Maximum permissible exposure (MPE). The Root mean square and peak electric and magnetic field strength, their squares, or the plane-wave equivalent power densities (see below) associated with these fields to which a person may be exposed without harmful effect and with an acceptable safety factor.13
Near-field region. A region generally in proximity to an antenna or other radiating structure in which the electric and magnetic fields do not have a substantially plane-wave character, but vary considerably from point to point. The near-field region is further subdivided into the reactive near-field region, which is closest to the radiating structure and contains most or nearly all of the stored energy, and the radiating near-field region where the radiation field predominates over the reactive field but lacks substantial plane-wave character and is complicated in structure. For most antennas, the outer boundary of the reactive near-field region is commonly taken to exist at a distance of one-half wavelength from the antenna surface.14
Plane-wave equivalent. A commonly used term associated with any electromagnetic wave equal in magnitude to the power density of a plane wave having the same electric (E) or magnetic (H) field strength.15 See also far-field equivalent and power density.
Power. Work per unit time (1 joule per second = 1 watt). For electrical circuits, this is equivalent to the current times the voltage drop.
12 FCC OET Bulletin 65, 1997.
13 FCC OET Bulletin 65, 1997.
14 FCC OET Bulletin 65, 1997.
15 FCC OET Bulletin 65, 1997.
Power density (S). Power per unit area normal to the direction of propagation, usually expressed in SI units of watts per square meter (W/m2). For plane waves, power density, electric field strength (E), and magnetic field strength (H) are related by the impedance of free space (i.e., 377 ohms), as discussed in Section 1 of FCC OET Bulletin 65. Although many survey instruments indicate power density units (“far-field equivalent” power density), the actual quantities measured are E or E2 or H or H2.16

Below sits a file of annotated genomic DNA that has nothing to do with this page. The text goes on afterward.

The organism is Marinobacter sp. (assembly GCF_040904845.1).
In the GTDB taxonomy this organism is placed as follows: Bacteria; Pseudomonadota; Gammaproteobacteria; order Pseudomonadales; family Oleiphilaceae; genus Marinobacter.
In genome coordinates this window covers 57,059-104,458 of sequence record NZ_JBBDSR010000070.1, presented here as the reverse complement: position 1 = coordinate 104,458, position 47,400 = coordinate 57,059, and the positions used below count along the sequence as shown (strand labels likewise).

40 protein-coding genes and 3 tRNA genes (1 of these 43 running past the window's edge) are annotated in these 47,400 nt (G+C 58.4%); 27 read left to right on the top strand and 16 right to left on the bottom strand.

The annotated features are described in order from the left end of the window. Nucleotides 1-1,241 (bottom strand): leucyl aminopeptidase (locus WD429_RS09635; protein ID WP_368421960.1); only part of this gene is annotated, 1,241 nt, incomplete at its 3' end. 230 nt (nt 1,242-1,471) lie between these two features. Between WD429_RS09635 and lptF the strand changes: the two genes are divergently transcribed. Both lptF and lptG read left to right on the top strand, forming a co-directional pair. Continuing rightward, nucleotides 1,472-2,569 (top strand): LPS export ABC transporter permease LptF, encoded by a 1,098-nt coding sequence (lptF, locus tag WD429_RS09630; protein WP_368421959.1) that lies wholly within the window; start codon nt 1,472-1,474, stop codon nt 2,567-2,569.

Power density, peak. The maximum instantaneous power density occurring when power is transmitted.17
Power density. A commonly used term associated with any electromagnetic wave equal in magnitude to the power density of a plane wave having the same electric (E) or magnetic (H) field strength.18 See also plane-wave equivalent and far-field equivalent.
Specific absorption rate (SAR). A measure of the rate of energy absorbed by (dissipated in) an incremental mass contained in a volume element of dielectric materials, such as biological tissues. SAR is usually expressed in terms of SI units of watts per kilogram (W/kg). Guidelines for human exposure to radio frequency (RF) fields are based on SAR thresholds where adverse biological effects may occur. When the human body is exposed to an RF field, the SAR experienced is proportional to the squared value of the electric field strength induced in the body.19
Specific absorption rate, peak spatial average. The maximum local specific absorption rate averaged over a specified volume or mass (e.g., any 10 g of tissue in the shape of a cube). The SI unit is watts per kilogram (W/kg).20
Whole-body-exposure. The case in which the entire body is exposed to the incident fields.21
16 FCC OET Bulletin 65, 1997.
17 FCC OET Bulletin 65, 1997.
18 FCC OET Bulletin 65, 1997.
19 FCC OET Bulletin 65, 1997.
20 IEEE Std C95.1™-2005.
21 IEEE Std C95.1™-2005.